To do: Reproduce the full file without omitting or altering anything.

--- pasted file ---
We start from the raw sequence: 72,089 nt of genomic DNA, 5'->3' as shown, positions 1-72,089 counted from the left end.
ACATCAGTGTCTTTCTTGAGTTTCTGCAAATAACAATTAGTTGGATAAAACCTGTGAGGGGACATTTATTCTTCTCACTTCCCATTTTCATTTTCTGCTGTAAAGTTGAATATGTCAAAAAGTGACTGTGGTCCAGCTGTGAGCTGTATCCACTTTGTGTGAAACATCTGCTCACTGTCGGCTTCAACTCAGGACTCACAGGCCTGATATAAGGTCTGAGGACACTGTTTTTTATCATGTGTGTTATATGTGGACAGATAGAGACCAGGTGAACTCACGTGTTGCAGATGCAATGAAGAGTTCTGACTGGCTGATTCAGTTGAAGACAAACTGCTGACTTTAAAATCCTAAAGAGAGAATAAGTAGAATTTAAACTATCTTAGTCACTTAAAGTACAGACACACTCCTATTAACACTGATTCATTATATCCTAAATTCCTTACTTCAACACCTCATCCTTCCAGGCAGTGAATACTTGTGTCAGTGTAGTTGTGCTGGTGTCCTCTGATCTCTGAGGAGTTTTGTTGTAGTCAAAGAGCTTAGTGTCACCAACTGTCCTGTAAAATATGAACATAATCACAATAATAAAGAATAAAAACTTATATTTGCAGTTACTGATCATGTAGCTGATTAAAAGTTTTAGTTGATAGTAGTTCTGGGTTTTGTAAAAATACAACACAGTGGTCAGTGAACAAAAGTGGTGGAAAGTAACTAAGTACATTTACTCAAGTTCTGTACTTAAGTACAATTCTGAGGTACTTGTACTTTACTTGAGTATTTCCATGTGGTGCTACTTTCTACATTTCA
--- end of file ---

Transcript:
We start from the raw sequence: 72,089 nt of genomic DNA, 5'->3' as shown, positions 1-72,089 counted from the left end.
ACATCAGTGTCTTTCTTGAGTTTCTGCAAATAACAATTAGTTGGATAAAACCTGTGAGGGGACATTTATTCTTCTCACTTCCCATTTTCATTTTCTGCTGTAAAGTTGAATATGTCAAAAAGTGACTGTGGTCCAGCTGTGAGCTGTATCCACTTTGTGTGAAACATCTGCTCACTGTCGGCTTCAACTCAGGACTCACAGGCCTGATATAAGGTCTGAGGACACTGTTTTTTATCATGTGTGTTATATGTGGACAGATAGAGACCAGGTGAACTCACGTGTTGCAGATGCAATGAAGAGTTCTGACTGGCTGATTCAGTTGAAGACAAACTGCTGACTTTAAAATCCTAAAGAGAGAATAAGTAGAATTTAAACTATCTTAGTCACTTAAAGTACAGACACACTCCTATTAACACTGATTCATTATATCCTAAATTCCTTACTTCAACACCTCATCCTTCCAGGCAGTGAATACTTGTGTCAGTGTAGTTGTGCTGGTGTCCTCTGATCTCTGAGGAGTTTTGTTGTAGTCAAAGAGCTTAGTGTCACCAACTGTCCTGTAAAATATGAACATAATCACAATAATAAAGAATAAAAACTTATATTTGCAGTTACTGATCATGTAGCTGATTAAAAGTTTTAGTTGATAGTAGTTCTGGGTTTTGTAAAAATACAACACAGTGGTCAGTGAACAAAAGTGGTGGAAAGTAACTAAGTACATTTACTCAAGTTCTGTACTTAAGTACAATTCTGAGGTACTTGTACTTTACTTGAGTATTTCCATGTGGTGCTACTTTCTACATTTCA